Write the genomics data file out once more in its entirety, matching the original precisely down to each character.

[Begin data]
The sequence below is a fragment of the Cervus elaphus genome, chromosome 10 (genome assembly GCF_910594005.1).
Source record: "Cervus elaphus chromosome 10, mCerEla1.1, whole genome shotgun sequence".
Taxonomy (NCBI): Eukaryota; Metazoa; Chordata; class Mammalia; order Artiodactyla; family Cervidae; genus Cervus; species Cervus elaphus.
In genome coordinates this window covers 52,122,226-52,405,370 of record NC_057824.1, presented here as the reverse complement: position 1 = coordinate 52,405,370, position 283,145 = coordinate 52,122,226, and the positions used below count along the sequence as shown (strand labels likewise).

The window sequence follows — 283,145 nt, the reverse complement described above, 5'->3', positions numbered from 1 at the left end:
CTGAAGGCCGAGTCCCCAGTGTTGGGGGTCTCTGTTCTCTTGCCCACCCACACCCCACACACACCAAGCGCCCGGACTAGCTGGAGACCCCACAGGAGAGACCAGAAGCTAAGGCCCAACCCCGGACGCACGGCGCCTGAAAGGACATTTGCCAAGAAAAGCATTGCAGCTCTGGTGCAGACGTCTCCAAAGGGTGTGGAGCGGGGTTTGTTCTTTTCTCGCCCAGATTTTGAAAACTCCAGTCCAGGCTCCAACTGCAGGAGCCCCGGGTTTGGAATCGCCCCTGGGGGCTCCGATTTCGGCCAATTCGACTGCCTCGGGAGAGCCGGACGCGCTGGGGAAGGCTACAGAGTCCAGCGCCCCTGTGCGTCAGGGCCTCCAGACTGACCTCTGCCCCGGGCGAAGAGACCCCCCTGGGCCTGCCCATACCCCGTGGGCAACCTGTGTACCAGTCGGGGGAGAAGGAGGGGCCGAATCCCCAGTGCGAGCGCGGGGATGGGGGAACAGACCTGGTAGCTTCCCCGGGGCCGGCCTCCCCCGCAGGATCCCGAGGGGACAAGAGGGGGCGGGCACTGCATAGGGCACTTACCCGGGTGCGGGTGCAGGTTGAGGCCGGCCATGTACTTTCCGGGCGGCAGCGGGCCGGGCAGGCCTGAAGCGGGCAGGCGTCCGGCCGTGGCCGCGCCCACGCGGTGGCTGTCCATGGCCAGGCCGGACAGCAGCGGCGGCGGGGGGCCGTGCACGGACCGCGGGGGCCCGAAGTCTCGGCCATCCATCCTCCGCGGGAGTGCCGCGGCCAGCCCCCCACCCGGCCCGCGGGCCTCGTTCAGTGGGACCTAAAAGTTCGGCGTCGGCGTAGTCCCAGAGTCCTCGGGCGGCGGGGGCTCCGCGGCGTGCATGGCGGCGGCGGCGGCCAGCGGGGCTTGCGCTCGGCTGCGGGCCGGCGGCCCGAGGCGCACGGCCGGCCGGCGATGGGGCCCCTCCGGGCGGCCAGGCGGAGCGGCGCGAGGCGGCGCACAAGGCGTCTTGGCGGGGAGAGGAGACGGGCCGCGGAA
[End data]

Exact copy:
The sequence below is a fragment of the Cervus elaphus genome, chromosome 10 (genome assembly GCF_910594005.1).
Source record: "Cervus elaphus chromosome 10, mCerEla1.1, whole genome shotgun sequence".
Taxonomy (NCBI): Eukaryota; Metazoa; Chordata; class Mammalia; order Artiodactyla; family Cervidae; genus Cervus; species Cervus elaphus.
In genome coordinates this window covers 52,122,226-52,405,370 of record NC_057824.1, presented here as the reverse complement: position 1 = coordinate 52,405,370, position 283,145 = coordinate 52,122,226, and the positions used below count along the sequence as shown (strand labels likewise).

The window sequence follows — 283,145 nt, the reverse complement described above, 5'->3', positions numbered from 1 at the left end:
CTGAAGGCCGAGTCCCCAGTGTTGGGGGTCTCTGTTCTCTTGCCCACCCACACCCCACACACACCAAGCGCCCGGACTAGCTGGAGACCCCACAGGAGAGACCAGAAGCTAAGGCCCAACCCCGGACGCACGGCGCCTGAAAGGACATTTGCCAAGAAAAGCATTGCAGCTCTGGTGCAGACGTCTCCAAAGGGTGTGGAGCGGGGTTTGTTCTTTTCTCGCCCAGATTTTGAAAACTCCAGTCCAGGCTCCAACTGCAGGAGCCCCGGGTTTGGAATCGCCCCTGGGGGCTCCGATTTCGGCCAATTCGACTGCCTCGGGAGAGCCGGACGCGCTGGGGAAGGCTACAGAGTCCAGCGCCCCTGTGCGTCAGGGCCTCCAGACTGACCTCTGCCCCGGGCGAAGAGACCCCCCTGGGCCTGCCCATACCCCGTGGGCAACCTGTGTACCAGTCGGGGGAGAAGGAGGGGCCGAATCCCCAGTGCGAGCGCGGGGATGGGGGAACAGACCTGGTAGCTTCCCCGGGGCCGGCCTCCCCCGCAGGATCCCGAGGGGACAAGAGGGGGCGGGCACTGCATAGGGCACTTACCCGGGTGCGGGTGCAGGTTGAGGCCGGCCATGTACTTTCCGGGCGGCAGCGGGCCGGGCAGGCCTGAAGCGGGCAGGCGTCCGGCCGTGGCCGCGCCCACGCGGTGGCTGTCCATGGCCAGGCCGGACAGCAGCGGCGGCGGGGGGCCGTGCACGGACCGCGGGGGCCCGAAGTCTCGGCCATCCATCCTCCGCGGGAGTGCCGCGGCCAGCCCCCCACCCGGCCCGCGGGCCTCGTTCAGTGGGACCTAAAAGTTCGGCGTCGGCGTAGTCCCAGAGTCCTCGGGCGGCGGGGGCTCCGCGGCGTGCATGGCGGCGGCGGCGGCCAGCGGGGCTTGCGCTCGGCTGCGGGCCGGCGGCCCGAGGCGCACGGCCGGCCGGCGATGGGGCCCCTCCGGGCGGCCAGGCGGAGCGGCGCGAGGCGGCGCACAAGGCGTCTTGGCGGGGAGAGGAGACGGGCCGCGGAA